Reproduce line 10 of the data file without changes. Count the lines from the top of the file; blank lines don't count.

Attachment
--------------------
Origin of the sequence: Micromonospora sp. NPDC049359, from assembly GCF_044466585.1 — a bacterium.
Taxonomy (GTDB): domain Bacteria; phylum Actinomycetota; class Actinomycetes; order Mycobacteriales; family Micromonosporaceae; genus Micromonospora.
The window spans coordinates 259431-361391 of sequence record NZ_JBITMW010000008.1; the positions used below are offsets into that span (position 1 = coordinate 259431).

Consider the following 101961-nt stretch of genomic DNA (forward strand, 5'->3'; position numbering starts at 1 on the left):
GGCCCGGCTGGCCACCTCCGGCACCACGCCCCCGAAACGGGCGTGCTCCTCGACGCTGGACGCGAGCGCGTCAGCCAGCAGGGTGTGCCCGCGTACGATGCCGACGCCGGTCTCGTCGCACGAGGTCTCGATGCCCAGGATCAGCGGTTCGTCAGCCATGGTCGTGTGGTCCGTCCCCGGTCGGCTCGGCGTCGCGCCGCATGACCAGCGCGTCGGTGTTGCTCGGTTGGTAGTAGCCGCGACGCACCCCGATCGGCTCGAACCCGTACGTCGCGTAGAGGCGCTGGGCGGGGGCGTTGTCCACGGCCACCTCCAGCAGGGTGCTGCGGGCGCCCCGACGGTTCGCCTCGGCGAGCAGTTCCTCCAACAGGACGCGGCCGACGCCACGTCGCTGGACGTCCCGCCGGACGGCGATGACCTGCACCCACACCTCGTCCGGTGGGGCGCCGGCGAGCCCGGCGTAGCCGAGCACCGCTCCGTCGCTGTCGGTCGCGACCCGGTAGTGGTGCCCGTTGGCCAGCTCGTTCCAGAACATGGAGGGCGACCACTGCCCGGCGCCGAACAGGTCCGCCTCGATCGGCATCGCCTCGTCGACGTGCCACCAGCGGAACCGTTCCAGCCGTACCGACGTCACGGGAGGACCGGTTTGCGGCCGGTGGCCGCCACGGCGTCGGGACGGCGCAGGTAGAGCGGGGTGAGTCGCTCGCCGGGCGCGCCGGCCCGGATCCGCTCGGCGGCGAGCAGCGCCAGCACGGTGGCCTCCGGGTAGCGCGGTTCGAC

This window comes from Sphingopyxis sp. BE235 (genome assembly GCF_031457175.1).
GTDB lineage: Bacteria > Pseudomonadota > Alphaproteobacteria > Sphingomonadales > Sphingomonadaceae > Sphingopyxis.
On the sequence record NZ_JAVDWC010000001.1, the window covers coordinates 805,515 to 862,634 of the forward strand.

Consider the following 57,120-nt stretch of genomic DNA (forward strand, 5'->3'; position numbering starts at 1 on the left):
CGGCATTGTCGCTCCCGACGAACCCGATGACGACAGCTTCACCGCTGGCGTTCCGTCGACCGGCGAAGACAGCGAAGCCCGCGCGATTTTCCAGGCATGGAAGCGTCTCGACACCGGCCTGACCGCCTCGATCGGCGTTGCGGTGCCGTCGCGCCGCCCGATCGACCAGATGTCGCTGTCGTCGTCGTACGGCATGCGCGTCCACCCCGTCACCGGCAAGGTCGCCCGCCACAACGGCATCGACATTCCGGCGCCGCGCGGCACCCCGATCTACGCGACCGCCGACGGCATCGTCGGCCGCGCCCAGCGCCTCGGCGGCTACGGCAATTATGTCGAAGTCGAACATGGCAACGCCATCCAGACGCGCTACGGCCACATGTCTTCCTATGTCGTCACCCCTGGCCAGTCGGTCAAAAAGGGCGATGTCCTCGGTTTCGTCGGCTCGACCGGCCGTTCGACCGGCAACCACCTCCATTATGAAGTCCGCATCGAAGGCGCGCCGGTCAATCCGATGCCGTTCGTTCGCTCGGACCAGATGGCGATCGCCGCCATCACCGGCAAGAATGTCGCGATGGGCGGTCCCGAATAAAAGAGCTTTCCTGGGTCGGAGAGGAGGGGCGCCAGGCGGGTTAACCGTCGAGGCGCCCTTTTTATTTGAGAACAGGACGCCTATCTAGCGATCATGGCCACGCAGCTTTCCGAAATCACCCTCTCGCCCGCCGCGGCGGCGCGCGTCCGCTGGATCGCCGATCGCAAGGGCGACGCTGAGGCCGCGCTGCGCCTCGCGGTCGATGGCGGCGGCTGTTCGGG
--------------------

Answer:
CGGCATTGTCGCTCCCGACGAACCCGATGACGACAGCTTCACCGCTGGCGTTCCGTCGACCGGCGAAGACAGCGAAGCCCGCGCGATTTTCCAGGCATGGAAGCGTCTCGACACCGGCCTGACCGCCTCGATCGGCGTTGCGGTGCCGTCGCGCCGCCCGATCGACCAGATGTCGCTGTCGTCGTCGTACGGCATGCGCGTCCACCCCGTCACCGGCAAGGTCGCCCGCCACAACGGCATCGACATTCCGGCGCCGCGCGGCACCCCGATCTACGCGACCGCCGACGGCATCGTCGGCCGCGCCCAGCGCCTCGGCGGCTACGGCAATTATGTCGAAGTCGAACATGGCAACGCCATCCAGACGCGCTACGGCCACATGTCTTCCTATGTCGTCACCCCTGGCCAGTCGGTCAAAAAGGGCGATGTCCTCGGTTTCGTCGGCTCGACCGGCCGTTCGACCGGCAACCACCTCCATTATGAAGTCCGCATCGAAGGCGCGCCGGTCAATCCGATGCCGTTCGTTCGCTCGGACCAGATGGCGATCGCCGCCATCACCGGCAAGAATGTCGCGATGGGCGGTCCCGAATAAAAGAGCTTTCCTGGGTCGGAGAGGAGGGGCGCCAGGCGGGTTAACCGTCGAGGCGCCCTTTTTATTTGAGAACAGGACGCCTATCTAGCGATCATGGCCACGCAGCTTTCCGAAATCACCCTCTCGCCCGCCGCGGCGGCGCGCGTCCGCTGGATCGCCGATCGCAAGGGCGACGCTGAGGCCGCGCTGCGCCTCGCGGTCGATGGCGGCGGCTGTTCGGG